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People Top 5
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PEOPLE Top 5 are the most-viewed stories on the site over the past three days, updated every 60 minutes
- November 13, 1978
- Vol. 10
- No. 20
Father Ritter's Mission Is Rescuing Runaway Youths from Times Square Sex Peddlers
An expert on child pornography and prostitution, Ritter, 51, has testified before a Senate committee on the problem—and on his own solution. He founded and directs Covenant House, which operates 10 residences for runaways who fall between the cracks of New York's social services system. His proudest achievement is Under 21, a crisis center in Times Square that provides food, clothing and refuge to youngsters around the clock. Of the 8,000 who have sought help there, nearly 1,000 were 13 and younger. "Over 60 percent have had some contact with prostitution and pornography," says Ritter.
Ritter himself grew up in Trenton, N.J. in a "very close, loving family." But His widowed seamstress mother couldn't afford the $50-a-year parochial school fee for her five children. After two years in the Navy, Ritter loaded freight cars and went to night school. He entered the Franciscan order in 1947. As a professor of medieval theology in the sheltered comfort of Manhattan College, Ritter first decided in 1968 to "exercise a ministry of availability" in New York's East Village. With a small grubstake and his superiors' approval, he moved into a $64-a-month junkie-ridden tenement. Suspected at first of being a narc, he supported himself by begging, preaching, teaching part-time and driving a cab.
"The only thing I'd brought with me from the 14th century that applied in the East Village was the concept of sanctuary," he says. So when runaways began appearing at his door because no social agencies would help them, the by then streetwise Ritter set up his own illegal child care agency. He also began taking out $50 "nonfatal contracts" on junkies in his building, hiring sympathetic toughs to rob them of all their possessions and to disconnect the plumbing. As the junkies who had been hassling his operation moved out, Ritter eventually filled 18 apartments with his young urban nomads.
In 1972 the state finally sanctioned Covenant House, and today the staff numbers 130 paid and 180 volunteers. Thirty of them live in a nonsectarian but monastic religious community adjacent to the crisis center. These workers, including the 60-year-old widow of a state supreme court justice, run the crisis center, do the cleaning and laundry—and earn just $10 a week. "I have to raise a million dollars total each year," Ritter says, indignant that public funds don't provide more support. "I get most of it by preaching, sometimes seven sermons a Sunday."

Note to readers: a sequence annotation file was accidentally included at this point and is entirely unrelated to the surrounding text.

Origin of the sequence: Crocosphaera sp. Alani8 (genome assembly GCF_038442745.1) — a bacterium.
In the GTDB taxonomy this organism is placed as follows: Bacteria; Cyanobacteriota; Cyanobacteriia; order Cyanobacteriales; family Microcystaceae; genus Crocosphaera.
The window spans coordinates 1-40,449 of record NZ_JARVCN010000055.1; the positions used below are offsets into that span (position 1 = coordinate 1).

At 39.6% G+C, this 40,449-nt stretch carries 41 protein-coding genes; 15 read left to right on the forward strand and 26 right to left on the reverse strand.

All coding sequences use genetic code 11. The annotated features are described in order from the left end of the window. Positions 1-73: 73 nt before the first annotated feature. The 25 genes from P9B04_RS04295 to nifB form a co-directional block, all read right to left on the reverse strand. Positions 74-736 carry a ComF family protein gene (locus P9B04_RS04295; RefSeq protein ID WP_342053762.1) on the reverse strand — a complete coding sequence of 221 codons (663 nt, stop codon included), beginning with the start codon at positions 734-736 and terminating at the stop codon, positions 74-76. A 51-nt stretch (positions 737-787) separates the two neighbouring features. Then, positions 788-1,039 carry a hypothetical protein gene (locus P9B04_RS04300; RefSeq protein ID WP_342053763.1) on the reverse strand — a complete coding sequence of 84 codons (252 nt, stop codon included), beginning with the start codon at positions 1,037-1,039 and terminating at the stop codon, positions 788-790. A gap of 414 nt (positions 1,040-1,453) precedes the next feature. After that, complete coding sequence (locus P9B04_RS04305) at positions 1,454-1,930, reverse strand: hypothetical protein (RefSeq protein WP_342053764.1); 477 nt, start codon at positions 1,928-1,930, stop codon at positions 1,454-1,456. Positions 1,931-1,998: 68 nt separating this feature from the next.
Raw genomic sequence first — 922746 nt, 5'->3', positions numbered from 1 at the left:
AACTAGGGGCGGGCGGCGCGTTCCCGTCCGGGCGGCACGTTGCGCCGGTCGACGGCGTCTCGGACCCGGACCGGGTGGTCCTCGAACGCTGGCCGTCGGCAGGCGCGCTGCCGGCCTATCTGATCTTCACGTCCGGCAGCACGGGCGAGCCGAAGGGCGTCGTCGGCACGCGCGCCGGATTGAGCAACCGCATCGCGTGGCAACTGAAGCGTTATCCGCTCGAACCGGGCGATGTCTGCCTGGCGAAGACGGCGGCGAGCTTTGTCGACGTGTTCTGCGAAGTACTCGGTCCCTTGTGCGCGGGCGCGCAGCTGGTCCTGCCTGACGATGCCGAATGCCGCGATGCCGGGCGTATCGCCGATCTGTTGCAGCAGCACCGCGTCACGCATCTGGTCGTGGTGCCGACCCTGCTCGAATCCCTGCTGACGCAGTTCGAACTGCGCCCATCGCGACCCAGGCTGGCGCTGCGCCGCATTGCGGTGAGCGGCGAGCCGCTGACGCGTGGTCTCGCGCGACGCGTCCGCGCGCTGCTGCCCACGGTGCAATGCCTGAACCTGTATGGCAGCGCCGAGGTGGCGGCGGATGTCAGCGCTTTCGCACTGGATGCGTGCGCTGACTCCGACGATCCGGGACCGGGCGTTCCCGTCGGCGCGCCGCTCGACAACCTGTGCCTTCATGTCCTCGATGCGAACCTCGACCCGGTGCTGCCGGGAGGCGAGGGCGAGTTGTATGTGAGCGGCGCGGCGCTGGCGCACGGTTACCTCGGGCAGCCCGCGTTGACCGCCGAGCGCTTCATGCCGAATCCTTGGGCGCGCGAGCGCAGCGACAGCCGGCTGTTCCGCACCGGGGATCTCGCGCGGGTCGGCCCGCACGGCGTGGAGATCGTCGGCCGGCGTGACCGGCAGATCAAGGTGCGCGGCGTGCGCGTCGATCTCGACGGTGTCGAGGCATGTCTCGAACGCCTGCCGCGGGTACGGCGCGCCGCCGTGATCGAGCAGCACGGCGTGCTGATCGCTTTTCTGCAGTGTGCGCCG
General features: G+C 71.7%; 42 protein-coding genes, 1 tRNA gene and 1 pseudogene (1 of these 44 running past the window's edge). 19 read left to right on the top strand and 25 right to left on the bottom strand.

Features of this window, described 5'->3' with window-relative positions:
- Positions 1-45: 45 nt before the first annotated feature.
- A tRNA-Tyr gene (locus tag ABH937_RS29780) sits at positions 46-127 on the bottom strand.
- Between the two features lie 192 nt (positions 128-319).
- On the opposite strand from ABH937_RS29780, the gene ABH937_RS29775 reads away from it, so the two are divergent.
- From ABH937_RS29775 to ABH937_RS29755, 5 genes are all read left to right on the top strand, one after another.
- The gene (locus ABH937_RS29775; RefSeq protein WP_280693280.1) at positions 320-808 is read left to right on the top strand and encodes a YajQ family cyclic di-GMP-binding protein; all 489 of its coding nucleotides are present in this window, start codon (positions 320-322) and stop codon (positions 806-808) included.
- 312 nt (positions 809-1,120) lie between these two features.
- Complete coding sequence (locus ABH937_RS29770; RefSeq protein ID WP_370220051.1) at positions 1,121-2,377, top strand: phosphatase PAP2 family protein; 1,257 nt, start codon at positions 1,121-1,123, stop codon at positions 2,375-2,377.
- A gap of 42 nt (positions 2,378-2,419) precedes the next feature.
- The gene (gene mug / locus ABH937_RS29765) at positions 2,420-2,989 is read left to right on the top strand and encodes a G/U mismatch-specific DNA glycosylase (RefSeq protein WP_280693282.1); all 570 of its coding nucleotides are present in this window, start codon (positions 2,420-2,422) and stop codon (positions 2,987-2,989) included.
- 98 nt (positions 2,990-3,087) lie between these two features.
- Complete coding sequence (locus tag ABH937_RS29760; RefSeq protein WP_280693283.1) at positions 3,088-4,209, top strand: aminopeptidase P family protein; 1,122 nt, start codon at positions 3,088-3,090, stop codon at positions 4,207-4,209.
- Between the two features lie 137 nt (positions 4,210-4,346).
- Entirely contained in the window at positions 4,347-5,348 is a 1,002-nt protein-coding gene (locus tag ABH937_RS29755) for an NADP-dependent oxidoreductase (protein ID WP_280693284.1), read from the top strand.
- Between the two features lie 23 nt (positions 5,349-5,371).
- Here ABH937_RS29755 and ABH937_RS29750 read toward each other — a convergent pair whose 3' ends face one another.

Though he's faced bankruptcy "hundreds of times," Ritter remains unmoved by bribes from massage parlor operators to stay away. Pimps insolently offer him "$500 for the youngest girl you got in there," and the staff has been forced on occasion to defend the doorway against some men brandishing weapons. Ritter finds "It's not a good idea to react with violence because they'll always do you one better." He sadly ticks off cases of kids who went back to the streets. "We had three girls murdered last year. One, Veronica, was 12. She was thrown out of a window. Another was chopped to pieces—she was 15. Another..."
Explaining that he has to have a "poor memory" or he would give up, Ritter counts his triumphs a day at a time. "If 40 kids don't have to sell their tails tonight or rip somebody off because we gave them a place on the floor, no questions asked, that's a success," he figures. Poignantly, he estimates his permanent "success rate" at 10 percent. The sense of frustration and despair is so deep he commits his staff to only one year. Ritter believes he himself hasn't quit because "I'm competitive, I'm stubborn, I'm arrogant and I hate to lose. I wish I could say I do everything because I love God and my neighbor and I'm kind and gentle. But sometimes," Ritter adds knowingly, "when your virtues fail you, you fall back on your vices to survive."
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